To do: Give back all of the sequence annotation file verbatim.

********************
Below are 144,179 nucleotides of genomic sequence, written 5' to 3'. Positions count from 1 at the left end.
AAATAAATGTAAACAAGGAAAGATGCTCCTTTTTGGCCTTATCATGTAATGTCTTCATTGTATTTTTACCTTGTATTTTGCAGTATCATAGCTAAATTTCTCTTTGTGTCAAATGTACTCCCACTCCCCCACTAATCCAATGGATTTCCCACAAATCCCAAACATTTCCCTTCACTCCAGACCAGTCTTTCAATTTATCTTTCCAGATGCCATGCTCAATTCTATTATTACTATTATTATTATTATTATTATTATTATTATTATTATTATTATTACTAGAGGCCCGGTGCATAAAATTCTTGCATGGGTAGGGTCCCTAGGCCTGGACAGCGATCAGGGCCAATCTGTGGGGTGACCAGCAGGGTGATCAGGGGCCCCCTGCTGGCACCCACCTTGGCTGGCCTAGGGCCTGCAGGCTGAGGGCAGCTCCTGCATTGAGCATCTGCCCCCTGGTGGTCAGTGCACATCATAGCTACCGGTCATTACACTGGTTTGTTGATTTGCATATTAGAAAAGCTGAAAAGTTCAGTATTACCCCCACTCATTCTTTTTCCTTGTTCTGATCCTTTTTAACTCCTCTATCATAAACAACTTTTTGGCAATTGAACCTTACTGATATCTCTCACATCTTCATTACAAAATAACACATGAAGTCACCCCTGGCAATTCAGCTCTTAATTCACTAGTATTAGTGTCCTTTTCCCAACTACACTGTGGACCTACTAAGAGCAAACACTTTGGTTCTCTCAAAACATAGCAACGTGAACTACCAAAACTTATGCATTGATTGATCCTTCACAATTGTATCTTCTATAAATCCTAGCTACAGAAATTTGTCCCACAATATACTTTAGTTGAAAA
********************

Below are 144,179 nucleotides of genomic sequence, written 5' to 3'. Positions count from 1 at the left end.
AAATAAATGTAAACAAGGAAAGATGCTCCTTTTTGGCCTTATCATGTAATGTCTTCATTGTATTTTTACCTTGTATTTTGCAGTATCATAGCTAAATTTCTCTTTGTGTCAAATGTACTCCCACTCCCCCACTAATCCAATGGATTTCCCACAAATCCCAAACATTTCCCTTCACTCCAGACCAGTCTTTCAATTTATCTTTCCAGATGCCATGCTCAATTCTATTATTACTATTATTATTATTATTATTATTATTATTATTATTATTATTATTACTAGAGGCCCGGTGCATAAAATTCTTGCATGGGTAGGGTCCCTAGGCCTGGACAGCGATCAGGGCCAATCTGTGGGGTGACCAGCAGGGTGATCAGGGGCCCCCTGCTGGCACCCACCTTGGCTGGCCTAGGGCCTGCAGGCTGAGGGCAGCTCCTGCATTGAGCATCTGCCCCCTGGTGGTCAGTGCACATCATAGCTACCGGTCATTACACTGGTTTGTTGATTTGCATATTAGAAAAGCTGAAAAGTTCAGTATTACCCCCACTCATTCTTTTTCCTTGTTCTGATCCTTTTTAACTCCTCTATCATAAACAACTTTTTGGCAATTGAACCTTACTGATATCTCTCACATCTTCATTACAAAATAACACATGAAGTCACCCCTGGCAATTCAGCTCTTAATTCACTAGTATTAGTGTCCTTTTCCCAACTACACTGTGGACCTACTAAGAGCAAACACTTTGGTTCTCTCAAAACATAGCAACGTGAACTACCAAAACTTATGCATTGATTGATCCTTCACAATTGTATCTTCTATAAATCCTAGCTACAGAAATTTGTCCCACAATATACTTTAGTTGAAAA